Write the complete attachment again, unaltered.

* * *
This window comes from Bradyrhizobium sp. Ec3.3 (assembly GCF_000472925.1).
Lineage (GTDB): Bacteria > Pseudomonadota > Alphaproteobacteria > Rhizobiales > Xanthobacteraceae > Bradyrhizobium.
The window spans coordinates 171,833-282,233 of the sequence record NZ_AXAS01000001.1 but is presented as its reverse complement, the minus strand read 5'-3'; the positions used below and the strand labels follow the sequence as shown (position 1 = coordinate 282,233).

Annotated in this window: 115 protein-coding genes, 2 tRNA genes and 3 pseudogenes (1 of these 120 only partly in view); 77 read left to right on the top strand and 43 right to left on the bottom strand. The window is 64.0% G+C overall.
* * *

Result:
This window comes from Bradyrhizobium sp. Ec3.3 (assembly GCF_000472925.1).
Lineage (GTDB): Bacteria > Pseudomonadota > Alphaproteobacteria > Rhizobiales > Xanthobacteraceae > Bradyrhizobium.
The window spans coordinates 171,833-282,233 of the sequence record NZ_AXAS01000001.1 but is presented as its reverse complement, the minus strand read 5'-3'; the positions used below and the strand labels follow the sequence as shown (position 1 = coordinate 282,233).

Annotated in this window: 115 protein-coding genes, 2 tRNA genes and 3 pseudogenes (1 of these 120 only partly in view); 77 read left to right on the top strand and 43 right to left on the bottom strand. The window is 64.0% G+C overall.